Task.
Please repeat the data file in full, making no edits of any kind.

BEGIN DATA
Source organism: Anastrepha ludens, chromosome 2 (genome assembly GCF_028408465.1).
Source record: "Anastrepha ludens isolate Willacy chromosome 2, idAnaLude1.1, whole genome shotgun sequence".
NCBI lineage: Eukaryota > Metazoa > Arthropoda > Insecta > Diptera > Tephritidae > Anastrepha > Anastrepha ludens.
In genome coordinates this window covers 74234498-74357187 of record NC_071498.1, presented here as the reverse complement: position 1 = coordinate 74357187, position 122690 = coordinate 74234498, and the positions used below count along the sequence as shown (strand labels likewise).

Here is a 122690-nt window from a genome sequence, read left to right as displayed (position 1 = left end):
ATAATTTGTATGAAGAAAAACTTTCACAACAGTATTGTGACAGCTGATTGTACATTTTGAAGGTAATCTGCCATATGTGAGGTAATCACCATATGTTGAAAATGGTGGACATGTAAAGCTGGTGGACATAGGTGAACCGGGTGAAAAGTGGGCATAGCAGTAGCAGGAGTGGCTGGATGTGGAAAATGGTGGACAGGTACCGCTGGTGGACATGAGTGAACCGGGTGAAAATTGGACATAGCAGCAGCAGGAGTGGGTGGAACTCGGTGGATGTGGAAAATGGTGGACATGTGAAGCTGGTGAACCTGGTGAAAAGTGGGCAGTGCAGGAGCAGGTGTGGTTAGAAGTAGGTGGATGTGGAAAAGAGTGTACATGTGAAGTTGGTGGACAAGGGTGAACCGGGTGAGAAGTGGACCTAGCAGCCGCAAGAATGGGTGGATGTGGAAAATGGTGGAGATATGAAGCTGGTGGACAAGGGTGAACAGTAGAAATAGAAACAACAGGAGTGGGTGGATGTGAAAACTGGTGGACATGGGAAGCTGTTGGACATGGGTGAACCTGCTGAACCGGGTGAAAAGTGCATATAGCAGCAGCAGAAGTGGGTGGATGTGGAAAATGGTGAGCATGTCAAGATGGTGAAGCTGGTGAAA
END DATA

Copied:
Source organism: Anastrepha ludens, chromosome 2 (genome assembly GCF_028408465.1).
Source record: "Anastrepha ludens isolate Willacy chromosome 2, idAnaLude1.1, whole genome shotgun sequence".
NCBI lineage: Eukaryota > Metazoa > Arthropoda > Insecta > Diptera > Tephritidae > Anastrepha > Anastrepha ludens.
In genome coordinates this window covers 74234498-74357187 of record NC_071498.1, presented here as the reverse complement: position 1 = coordinate 74357187, position 122690 = coordinate 74234498, and the positions used below count along the sequence as shown (strand labels likewise).

Here is a 122690-nt window from a genome sequence, read left to right as displayed (position 1 = left end):
ATAATTTGTATGAAGAAAAACTTTCACAACAGTATTGTGACAGCTGATTGTACATTTTGAAGGTAATCTGCCATATGTGAGGTAATCACCATATGTTGAAAATGGTGGACATGTAAAGCTGGTGGACATAGGTGAACCGGGTGAAAAGTGGGCATAGCAGTAGCAGGAGTGGCTGGATGTGGAAAATGGTGGACAGGTACCGCTGGTGGACATGAGTGAACCGGGTGAAAATTGGACATAGCAGCAGCAGGAGTGGGTGGAACTCGGTGGATGTGGAAAATGGTGGACATGTGAAGCTGGTGAACCTGGTGAAAAGTGGGCAGTGCAGGAGCAGGTGTGGTTAGAAGTAGGTGGATGTGGAAAAGAGTGTACATGTGAAGTTGGTGGACAAGGGTGAACCGGGTGAGAAGTGGACCTAGCAGCCGCAAGAATGGGTGGATGTGGAAAATGGTGGAGATATGAAGCTGGTGGACAAGGGTGAACAGTAGAAATAGAAACAACAGGAGTGGGTGGATGTGAAAACTGGTGGACATGGGAAGCTGTTGGACATGGGTGAACCTGCTGAACCGGGTGAAAAGTGCATATAGCAGCAGCAGAAGTGGGTGGATGTGGAAAATGGTGAGCATGTCAAGATGGTGAAGCTGGTGAAA